Some U.S. patents which disclose structurally related compounds, but which do not disclose any of the particular compounds of the present invention, include the following:
Eskstein, U.S. Pat. No. 4,331,662; Lin, U.S. Pat. No. 4,093,715; Greer, U.S. Pat. No. 4,210,638; Cook, U.S. Pat. No. 4,071,680; Verheyden I, U.S. Pat. No. 3,755,295; Bobek et al., U.S. Pat. No. 4,230,698; Lin et al., U.S. Pat. No. 4,128,639; Verheyden et al. II, U.S. Pat. No. 3,817,982; Verheyden et al. III, U.S. Pat. No. 3,687,931; Etzold, U.S. Pat. No. 3,775,397; and Verheyden IV, U.S. Pat. No. 3,282,921.
In view of the prior art, it is clear that there remains a strong need for new antiviral agents with low toxicity to normal cells. More particularly, because of the high mortality of AIDS and the lack of an effective treatment for this disease, there remains a great need for development of new low toxicity agents for such treatment. It was in this context that the present invention was achieved.
It is therefore an object of the present invention to provide new antiviral compounds having low toxicity towards uninfected cells.
It is a further object of this invention to provide compounds for inhibiting the growth of HTLV-III/LAV.
It is yet another object of the present invention to provide compositions for the treatment of individuals afflicted with AIDS or ARC.
Another object of this invention is to provide a method for the prevention and treatment of infection by HTLV-III/LAV.
These and other objects of the invention, which will hereinafter become more readily apparent, have been attained by providing compounds having the following formula: ##STR2## wherein R4 is O or NH; R5 is a C2-4 alkyl group or a C3-4 cycloalkyl group, which may be substituted by one or more of Cl, Br, I, F, OH, N3, NH2, SO3 H, or COOH; R6 is hydrogen or a C1-4 alkyl group, which may be substituted by Cl, Br, F, I, N3, OH, NH2, SO3 H, or COOH; R3' is N3, NH2, or H; and R5' is N3, NH2, OH, phosphate, or a C1-4 acyl group. Also included within the scope of the invention are compositions including one or more of the above compounds. Further encompassed by the present invention is a method of prevention or treatment of AIDS or ARC, which involves administering a composition containing one or more of the above compounds to a person infected with HTLV-III/LAV or at risk of acquiring the virus.
A more complete appreciation of the invention and many of the attendant advantages thereof will be readily obtained as the invention becomes better understood by reference to the following detailed description when considered in connection with the accompanying drawings, wherein:
FIG. 1 is a scheme showing synthetic routes to compounds according to this invention. Specific examples of these steps may be found in the experimental examples.
FIG. 2 is a graph showing the effect of 3'-azido-2',3'-dideoxy-5-ethyluridine (CS-85) and 3'-azido-3'-deoxythymidine (AzT) on the growth of newborn outbred Swiss mice (2-4 days old at the time of treatment).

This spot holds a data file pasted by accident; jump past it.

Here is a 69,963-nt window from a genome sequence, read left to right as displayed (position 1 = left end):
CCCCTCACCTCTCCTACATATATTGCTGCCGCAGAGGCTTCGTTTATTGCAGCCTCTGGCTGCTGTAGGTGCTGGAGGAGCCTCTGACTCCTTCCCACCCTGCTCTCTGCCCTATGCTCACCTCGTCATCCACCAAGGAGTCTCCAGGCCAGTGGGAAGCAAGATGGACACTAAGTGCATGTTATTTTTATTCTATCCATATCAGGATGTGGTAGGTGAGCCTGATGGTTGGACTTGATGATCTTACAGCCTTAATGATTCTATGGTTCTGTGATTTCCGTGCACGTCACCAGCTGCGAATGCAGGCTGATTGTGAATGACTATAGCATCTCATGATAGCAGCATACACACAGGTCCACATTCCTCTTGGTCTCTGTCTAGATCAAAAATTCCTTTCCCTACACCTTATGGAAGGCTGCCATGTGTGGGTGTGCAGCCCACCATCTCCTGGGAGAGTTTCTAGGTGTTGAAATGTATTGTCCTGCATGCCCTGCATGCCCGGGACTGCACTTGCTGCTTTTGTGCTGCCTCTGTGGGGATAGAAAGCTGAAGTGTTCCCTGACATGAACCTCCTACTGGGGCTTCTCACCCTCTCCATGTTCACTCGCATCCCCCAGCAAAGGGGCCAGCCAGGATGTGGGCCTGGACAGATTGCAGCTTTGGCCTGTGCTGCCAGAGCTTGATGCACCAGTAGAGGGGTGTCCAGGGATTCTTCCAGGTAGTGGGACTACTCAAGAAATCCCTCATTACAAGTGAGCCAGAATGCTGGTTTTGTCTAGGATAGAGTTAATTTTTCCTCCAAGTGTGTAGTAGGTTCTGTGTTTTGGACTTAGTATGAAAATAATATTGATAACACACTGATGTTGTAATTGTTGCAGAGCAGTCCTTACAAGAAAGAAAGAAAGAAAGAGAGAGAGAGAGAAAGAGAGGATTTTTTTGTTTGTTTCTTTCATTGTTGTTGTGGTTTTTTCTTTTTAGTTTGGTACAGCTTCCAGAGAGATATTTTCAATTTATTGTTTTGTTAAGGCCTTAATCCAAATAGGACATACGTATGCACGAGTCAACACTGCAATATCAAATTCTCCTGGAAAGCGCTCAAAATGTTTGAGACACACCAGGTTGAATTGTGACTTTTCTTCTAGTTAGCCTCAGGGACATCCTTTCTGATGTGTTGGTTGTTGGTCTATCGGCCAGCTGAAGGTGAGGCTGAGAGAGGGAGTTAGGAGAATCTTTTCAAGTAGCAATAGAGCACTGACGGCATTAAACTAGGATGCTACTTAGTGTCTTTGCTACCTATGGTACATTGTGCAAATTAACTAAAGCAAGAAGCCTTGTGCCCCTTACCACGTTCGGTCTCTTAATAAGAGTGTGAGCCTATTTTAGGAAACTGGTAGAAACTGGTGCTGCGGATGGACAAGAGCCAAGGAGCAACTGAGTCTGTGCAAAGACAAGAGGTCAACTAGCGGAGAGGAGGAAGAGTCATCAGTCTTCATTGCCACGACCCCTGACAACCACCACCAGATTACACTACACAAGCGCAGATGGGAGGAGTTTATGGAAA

The present invention is based on the discovery that certain 2',3'-dideoxy-5-substituted uridines and related compounds exhibit inhibitory activity towards viruses such as HTLV-III/LAV, yet at the same time exhibit very low toxicity towards normal cells. Following this discovery, it is now possible to treat viruses such as HTLV-III/LAV, in a manner which causes less damage to the host than with known anti-HTLV-III/LAV agents.
The discovery that the present compounds are active against HTLV-III/LAV and at the same time quite low in toxicity to normal host cells was surprising since a known compound of close structural similarity which is presently in clinical trials, 3'-azido-3'-deoxythymidine (AzT), exhibits a much greater toxicity as measured by various experiments. Both in vitro and in vivo testing results have shown that one of the present compounds in particular, 3'-azido-2',3'-dideoxy-5-ethyl-uridine (CS-85) is particularly effective in that it has almost equivalent activity to AzT but it is much lower in toxicity. Thus, CS-85 has a superior therapeutic index to AzT. The therapeutic index of a compound is determined by dividing the inhibitory or lethal dose for 50% of the population (ID50 or LD50) by the effective dose for 50% of the population (ED50). The therapeutic index for AzT and CS-85 in cell culture was about 100 and >2000, respectively.
As used in this invention, antiviral activity refers to the ability of a compound to inhibit the growth of a virus. The virus of primary importance with respect to the present invention is HTLV-III/LAV. However, the present compounds may also exhibit antiviral activity towards other retroviruses. For example, CS-85 exhibits activity against murine retroviruses. The compounds may also have antibacterial properties.
The ability of a compound to inhibit HTLV-III/LAV may be measured by various experimental techniques. One such technique involves the inhibition of virus replication in human peripheral blood mononuclear cells. The amount of virus produced is determined by measuring the virus-coded reverse transcriptase (an enzyme found in retroviruses). Results with this assay are illustrated in the experimental examples below.
The compounds of this invention have the following structure: ##STR3## wherein R4 is O or NH; R5 is a C2-4 alkyl group or a C3-4 cycloalkyl group, wherein either the alkyl or cycloalkyl group which may be substituted by one or more of Cl, Br, I, F, OH, N3, NH2, SO3 H, or COOH; R6 is hydrogen or a C1-4 alkyl group, which may be substituted by Cl, Br, I, F, OH, N3, NH2, SO3 H, or COOH; R3' is N3, NH2, or H; and R5' is N3, NH2, OH, phosphate, or a C1-4 acyl group.